## DEV Community

James Turner

Posted on • Updated on • Originally published at turnerj.com

# Levenshtein Distance with SIMD (Bonus Part)

This is a bonus part because the other post was already jam-packed with optimizations plus this is a pretty exotic optimization that less developers are likely to directly use.

"Single Instruction, Multiple Data" (SIMD) is a method by which you can operate on a vector of data - allowing for certain mathematical and logic operations to take place on every element in the vector at the same time. This differs from Simultaneous Multithreading (SMT) where threads perform independent instructions - SIMD does a single instruction but to more than one bit of data at once.

To make things more confusing, there is also "Single Instruction, Multiple Threads" (SIMT) which is effectively how modern GPUs operate but that is a topic for a different post.

If you haven't heard of SIMD before, you may have heard of it under specific implementation names such as:

This is a very low level, CPU specific, optimization and is suited for algorithms that can be vectorized. Some instructions operate on 128-bits, some on 256-bits and some can go all the way to 512-bits (AVX-512).

The Levenshtein Distance algorithm isn't exactly a good candidate as processing a single cell relies on the computation of the cells around it. Nevertheless, there are some areas that SIMD instructions will still help us.

To target SIMD instructions in our code, we will be making using of new APIs specifically in .NET though SIMD instructions are most commonly found in lower-level languages like C, C++ or hand-written assembly. In the future, even WebAssembly may support SIMD instructions.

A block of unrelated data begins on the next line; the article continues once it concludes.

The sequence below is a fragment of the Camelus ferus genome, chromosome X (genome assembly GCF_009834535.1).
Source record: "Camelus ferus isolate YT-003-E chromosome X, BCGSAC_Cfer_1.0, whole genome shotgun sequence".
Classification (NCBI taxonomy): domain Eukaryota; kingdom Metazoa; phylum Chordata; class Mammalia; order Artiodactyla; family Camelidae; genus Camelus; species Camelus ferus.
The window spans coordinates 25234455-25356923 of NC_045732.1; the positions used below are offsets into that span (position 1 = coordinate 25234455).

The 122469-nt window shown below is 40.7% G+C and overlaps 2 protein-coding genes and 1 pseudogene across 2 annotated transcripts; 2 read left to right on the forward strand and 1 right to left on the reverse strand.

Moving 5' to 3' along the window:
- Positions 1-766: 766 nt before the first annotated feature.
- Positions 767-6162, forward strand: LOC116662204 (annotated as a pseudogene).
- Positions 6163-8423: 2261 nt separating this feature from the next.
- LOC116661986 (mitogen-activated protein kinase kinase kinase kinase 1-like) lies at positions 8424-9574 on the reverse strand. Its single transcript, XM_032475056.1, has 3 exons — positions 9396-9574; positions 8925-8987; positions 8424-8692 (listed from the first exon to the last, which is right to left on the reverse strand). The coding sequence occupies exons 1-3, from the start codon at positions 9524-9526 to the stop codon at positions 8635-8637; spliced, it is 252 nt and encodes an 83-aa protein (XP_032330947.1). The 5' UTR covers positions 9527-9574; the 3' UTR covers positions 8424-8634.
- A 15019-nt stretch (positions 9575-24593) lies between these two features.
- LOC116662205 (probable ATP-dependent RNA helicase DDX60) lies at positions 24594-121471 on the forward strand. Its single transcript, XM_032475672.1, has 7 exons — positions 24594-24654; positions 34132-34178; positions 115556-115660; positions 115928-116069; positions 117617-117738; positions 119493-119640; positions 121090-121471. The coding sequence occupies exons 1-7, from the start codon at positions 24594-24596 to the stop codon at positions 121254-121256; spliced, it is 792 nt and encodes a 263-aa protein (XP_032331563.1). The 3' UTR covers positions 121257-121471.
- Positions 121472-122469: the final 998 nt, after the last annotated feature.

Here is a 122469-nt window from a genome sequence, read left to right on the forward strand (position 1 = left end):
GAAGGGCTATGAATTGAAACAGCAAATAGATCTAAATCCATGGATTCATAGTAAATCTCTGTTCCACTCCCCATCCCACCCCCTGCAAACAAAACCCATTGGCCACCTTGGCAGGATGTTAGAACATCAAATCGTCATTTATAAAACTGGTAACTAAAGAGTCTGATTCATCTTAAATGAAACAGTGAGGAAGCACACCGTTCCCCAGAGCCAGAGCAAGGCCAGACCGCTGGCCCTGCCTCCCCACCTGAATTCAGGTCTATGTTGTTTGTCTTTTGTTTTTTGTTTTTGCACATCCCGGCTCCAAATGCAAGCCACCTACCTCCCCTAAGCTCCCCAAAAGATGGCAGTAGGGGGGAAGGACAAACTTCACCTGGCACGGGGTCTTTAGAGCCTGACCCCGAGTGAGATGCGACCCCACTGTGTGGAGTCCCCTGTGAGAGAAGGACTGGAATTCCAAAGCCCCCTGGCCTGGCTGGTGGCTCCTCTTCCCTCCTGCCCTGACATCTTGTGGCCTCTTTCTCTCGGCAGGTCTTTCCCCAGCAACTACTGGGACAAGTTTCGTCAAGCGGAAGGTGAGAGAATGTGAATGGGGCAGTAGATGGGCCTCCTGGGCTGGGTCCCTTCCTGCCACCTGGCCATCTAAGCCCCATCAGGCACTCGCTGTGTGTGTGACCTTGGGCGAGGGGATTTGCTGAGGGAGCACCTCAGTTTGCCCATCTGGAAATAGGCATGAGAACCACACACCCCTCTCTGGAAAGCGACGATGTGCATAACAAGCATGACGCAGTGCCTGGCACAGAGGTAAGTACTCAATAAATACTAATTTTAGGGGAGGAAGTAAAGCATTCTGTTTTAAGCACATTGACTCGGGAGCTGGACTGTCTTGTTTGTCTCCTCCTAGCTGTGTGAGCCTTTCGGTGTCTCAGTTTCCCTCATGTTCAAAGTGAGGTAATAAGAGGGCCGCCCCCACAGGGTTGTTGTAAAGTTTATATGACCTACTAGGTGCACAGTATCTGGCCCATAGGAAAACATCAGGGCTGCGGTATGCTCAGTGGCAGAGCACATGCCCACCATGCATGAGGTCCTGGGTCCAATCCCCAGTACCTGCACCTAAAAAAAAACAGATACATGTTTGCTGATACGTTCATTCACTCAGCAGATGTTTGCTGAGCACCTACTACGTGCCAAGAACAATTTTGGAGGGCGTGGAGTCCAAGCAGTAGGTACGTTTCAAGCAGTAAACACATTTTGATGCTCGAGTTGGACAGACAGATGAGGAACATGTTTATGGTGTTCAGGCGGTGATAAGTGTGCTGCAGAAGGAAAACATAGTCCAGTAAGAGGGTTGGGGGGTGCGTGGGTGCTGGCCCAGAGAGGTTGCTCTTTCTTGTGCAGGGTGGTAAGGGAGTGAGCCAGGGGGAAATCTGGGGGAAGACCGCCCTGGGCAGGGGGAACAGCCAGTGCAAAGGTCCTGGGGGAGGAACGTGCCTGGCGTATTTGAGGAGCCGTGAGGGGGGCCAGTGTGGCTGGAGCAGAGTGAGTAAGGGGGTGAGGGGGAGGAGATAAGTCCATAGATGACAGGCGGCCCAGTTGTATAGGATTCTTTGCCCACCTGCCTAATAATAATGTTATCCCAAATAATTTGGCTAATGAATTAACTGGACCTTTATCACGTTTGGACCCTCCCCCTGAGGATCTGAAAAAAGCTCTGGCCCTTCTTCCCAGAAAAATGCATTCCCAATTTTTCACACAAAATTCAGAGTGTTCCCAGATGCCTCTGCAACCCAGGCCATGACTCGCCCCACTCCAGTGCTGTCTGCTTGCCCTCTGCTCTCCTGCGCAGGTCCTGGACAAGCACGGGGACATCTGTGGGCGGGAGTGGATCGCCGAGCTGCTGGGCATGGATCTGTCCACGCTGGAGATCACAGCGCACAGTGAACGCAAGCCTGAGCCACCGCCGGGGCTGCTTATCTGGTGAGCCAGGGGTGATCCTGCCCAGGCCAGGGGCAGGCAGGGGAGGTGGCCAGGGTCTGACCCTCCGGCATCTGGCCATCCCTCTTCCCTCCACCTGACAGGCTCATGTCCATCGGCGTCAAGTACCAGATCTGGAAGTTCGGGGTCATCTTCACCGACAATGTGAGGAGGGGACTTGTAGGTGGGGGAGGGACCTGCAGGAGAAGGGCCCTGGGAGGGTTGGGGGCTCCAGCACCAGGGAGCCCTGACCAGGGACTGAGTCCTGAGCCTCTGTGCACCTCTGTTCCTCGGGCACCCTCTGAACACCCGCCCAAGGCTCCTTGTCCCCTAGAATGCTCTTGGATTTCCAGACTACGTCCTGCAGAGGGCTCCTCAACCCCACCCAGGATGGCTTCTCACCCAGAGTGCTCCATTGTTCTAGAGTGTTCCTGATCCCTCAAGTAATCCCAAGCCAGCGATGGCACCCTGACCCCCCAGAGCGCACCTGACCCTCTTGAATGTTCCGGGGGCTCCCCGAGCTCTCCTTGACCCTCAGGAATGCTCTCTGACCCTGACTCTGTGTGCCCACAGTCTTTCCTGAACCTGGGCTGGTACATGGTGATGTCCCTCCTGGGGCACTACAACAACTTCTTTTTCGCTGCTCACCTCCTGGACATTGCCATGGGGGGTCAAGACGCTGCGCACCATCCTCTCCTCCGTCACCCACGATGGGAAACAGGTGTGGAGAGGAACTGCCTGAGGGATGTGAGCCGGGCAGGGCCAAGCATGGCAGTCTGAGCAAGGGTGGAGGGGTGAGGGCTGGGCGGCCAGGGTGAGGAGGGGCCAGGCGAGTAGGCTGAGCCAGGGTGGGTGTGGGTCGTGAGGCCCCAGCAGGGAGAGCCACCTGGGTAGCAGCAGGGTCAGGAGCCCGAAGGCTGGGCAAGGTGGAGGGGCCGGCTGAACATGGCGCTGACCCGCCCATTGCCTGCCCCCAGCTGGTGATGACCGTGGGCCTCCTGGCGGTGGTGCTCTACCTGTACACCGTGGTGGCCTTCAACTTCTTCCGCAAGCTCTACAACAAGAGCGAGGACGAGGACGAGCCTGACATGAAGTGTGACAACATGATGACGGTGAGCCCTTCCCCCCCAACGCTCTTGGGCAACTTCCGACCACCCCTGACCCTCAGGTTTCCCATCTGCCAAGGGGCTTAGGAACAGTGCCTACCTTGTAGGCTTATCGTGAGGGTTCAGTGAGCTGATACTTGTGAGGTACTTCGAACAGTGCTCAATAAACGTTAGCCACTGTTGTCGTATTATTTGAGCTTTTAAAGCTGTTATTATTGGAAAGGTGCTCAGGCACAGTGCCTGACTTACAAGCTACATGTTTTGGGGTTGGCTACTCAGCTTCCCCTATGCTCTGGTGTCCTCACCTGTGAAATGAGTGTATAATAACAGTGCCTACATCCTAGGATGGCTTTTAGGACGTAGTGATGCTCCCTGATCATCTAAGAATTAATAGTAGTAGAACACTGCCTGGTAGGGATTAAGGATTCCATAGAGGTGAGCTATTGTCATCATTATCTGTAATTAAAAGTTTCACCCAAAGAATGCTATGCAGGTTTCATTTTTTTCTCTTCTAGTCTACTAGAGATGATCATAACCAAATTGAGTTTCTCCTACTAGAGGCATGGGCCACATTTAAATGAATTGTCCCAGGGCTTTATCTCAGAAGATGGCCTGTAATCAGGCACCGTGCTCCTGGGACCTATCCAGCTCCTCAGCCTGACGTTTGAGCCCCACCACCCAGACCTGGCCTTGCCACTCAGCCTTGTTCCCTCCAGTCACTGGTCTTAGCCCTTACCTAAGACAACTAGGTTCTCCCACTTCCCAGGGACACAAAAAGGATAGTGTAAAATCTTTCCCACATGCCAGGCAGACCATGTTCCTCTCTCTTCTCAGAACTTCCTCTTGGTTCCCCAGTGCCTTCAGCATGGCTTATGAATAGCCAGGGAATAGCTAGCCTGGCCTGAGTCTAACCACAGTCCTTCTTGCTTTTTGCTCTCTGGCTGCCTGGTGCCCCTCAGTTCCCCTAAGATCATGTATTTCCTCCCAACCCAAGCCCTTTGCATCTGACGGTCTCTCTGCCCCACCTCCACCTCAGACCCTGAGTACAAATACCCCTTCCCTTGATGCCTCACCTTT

Let's run through a super basic example of a SIMD vector operation, adding numbers across two vectors.

``````[ 1, 2, 4, 6 ]
+  +  +  +
[ 3, 5, 3, 2 ]
=  =  =  =
[ 4, 7, 7, 8 ]
``````

If we look at the individual columns in the above vector calculation, you'll see how it operates (`1 + 3 = 4`, `2 + 5 = 7`, `4 + 3 = 7`, `6 + 2 = 8`). Assuming those numbers are all 32-bit Signed Integers, that could be the SSE2 Add instruction "PADDD".

Let's look at another example, comparing two vectors.

``````[  1,  2,  4,  6 ]
==  ==  ==  ==
[  4,  2,  4,  9 ]
=   =   =   =
[  0, -1, -1,  0 ]
``````

What we are getting as a result here is the HIGH and LOW value where HIGH (all bits are `1`) means equal and LOW (all bits are `0`) means not equal. We are using a 32-bit Signed Integers again here so an "all bits are `1`" case means our result is `-1`. If we used an unsigned number, the value would be the maximum value of that number instead.

Using 32-bit Signed Integers, the instruction to do the vector comparison could be the SSE2 Compare Equals instruction "PCMPEQD".

Where we can actually use SIMD instructions for our Levenshtein Distance optimizations include:

• Comparing the beginning and end characters of a string
• Filling our initial row with an incrementing sequence
• Branchless calculating the minimum of two values

### Comparing the beginning and end characters of a string

Put simply, our best comparison/trimming code for the start and end of strings was performing one-character comparisons at a time.

``````var startIndex = 0;
var sourceEnd = source.Length;
var targetEnd = target.Length;

while (startIndex < sourceEnd && startIndex < targetEnd && source[startIndex] == target[startIndex])
{
startIndex++;
}
while (startIndex < sourceEnd && startIndex < targetEnd && source[sourceEnd - 1] == target[targetEnd - 1])
{
sourceEnd--;
targetEnd--;
}

var sourceLength = sourceEnd - startIndex;
var targetLength = targetEnd - startIndex;

sourceSpan = sourceSpan.Slice(startIndex, sourceLength);
targetSpan = targetSpan.Slice(startIndex, targetLength);
``````

In .NET, the individual `char` of a string is a `ushort` - a 16-bit value. With this in mind, we could compare 8 characters at a time with a 128-bit vector or 16 characters with a 256-bit vector. We'll opt for the 16 character comparison which will utilise AVX2 SIMD instructions.